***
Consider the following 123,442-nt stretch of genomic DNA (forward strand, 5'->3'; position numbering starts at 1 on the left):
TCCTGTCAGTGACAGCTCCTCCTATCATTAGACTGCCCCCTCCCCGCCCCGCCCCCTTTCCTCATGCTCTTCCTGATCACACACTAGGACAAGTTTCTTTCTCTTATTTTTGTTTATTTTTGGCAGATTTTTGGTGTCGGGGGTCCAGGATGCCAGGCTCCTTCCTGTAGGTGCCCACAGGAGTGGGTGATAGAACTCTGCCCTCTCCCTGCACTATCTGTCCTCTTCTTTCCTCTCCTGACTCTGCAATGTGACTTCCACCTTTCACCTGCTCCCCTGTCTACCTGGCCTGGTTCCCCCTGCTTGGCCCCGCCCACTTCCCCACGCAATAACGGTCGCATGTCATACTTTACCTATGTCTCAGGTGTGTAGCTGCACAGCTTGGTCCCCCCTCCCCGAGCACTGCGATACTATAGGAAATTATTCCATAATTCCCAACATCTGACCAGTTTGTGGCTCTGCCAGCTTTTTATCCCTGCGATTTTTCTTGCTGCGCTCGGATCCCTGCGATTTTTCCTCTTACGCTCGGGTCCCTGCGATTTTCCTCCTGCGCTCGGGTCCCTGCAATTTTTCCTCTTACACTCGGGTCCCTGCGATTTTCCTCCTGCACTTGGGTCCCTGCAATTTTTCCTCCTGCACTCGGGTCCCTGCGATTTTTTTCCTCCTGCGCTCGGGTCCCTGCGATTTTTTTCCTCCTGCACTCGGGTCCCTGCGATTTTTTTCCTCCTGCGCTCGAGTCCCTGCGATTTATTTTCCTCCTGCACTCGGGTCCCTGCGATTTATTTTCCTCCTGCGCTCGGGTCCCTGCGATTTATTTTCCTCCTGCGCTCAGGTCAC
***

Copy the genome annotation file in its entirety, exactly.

Consider the following 123,442-nt stretch of genomic DNA (forward strand, 5'->3'; position numbering starts at 1 on the left):
TCCTGTCAGTGACAGCTCCTCCTATCATTAGACTGCCCCCTCCCCGCCCCGCCCCCTTTCCTCATGCTCTTCCTGATCACACACTAGGACAAGTTTCTTTCTCTTATTTTTGTTTATTTTTGGCAGATTTTTGGTGTCGGGGGTCCAGGATGCCAGGCTCCTTCCTGTAGGTGCCCACAGGAGTGGGTGATAGAACTCTGCCCTCTCCCTGCACTATCTGTCCTCTTCTTTCCTCTCCTGACTCTGCAATGTGACTTCCACCTTTCACCTGCTCCCCTGTCTACCTGGCCTGGTTCCCCCTGCTTGGCCCCGCCCACTTCCCCACGCAATAACGGTCGCATGTCATACTTTACCTATGTCTCAGGTGTGTAGCTGCACAGCTTGGTCCCCCCTCCCCGAGCACTGCGATACTATAGGAAATTATTCCATAATTCCCAACATCTGACCAGTTTGTGGCTCTGCCAGCTTTTTATCCCTGCGATTTTTCTTGCTGCGCTCGGATCCCTGCGATTTTTCCTCTTACGCTCGGGTCCCTGCGATTTTCCTCCTGCGCTCGGGTCCCTGCAATTTTTCCTCTTACACTCGGGTCCCTGCGATTTTCCTCCTGCACTTGGGTCCCTGCAATTTTTCCTCCTGCACTCGGGTCCCTGCGATTTTTTTCCTCCTGCGCTCGGGTCCCTGCGATTTTTTTCCTCCTGCACTCGGGTCCCTGCGATTTTTTTCCTCCTGCGCTCGAGTCCCTGCGATTTATTTTCCTCCTGCACTCGGGTCCCTGCGATTTATTTTCCTCCTGCGCTCGGGTCCCTGCGATTTATTTTCCTCCTGCGCTCAGGTCAC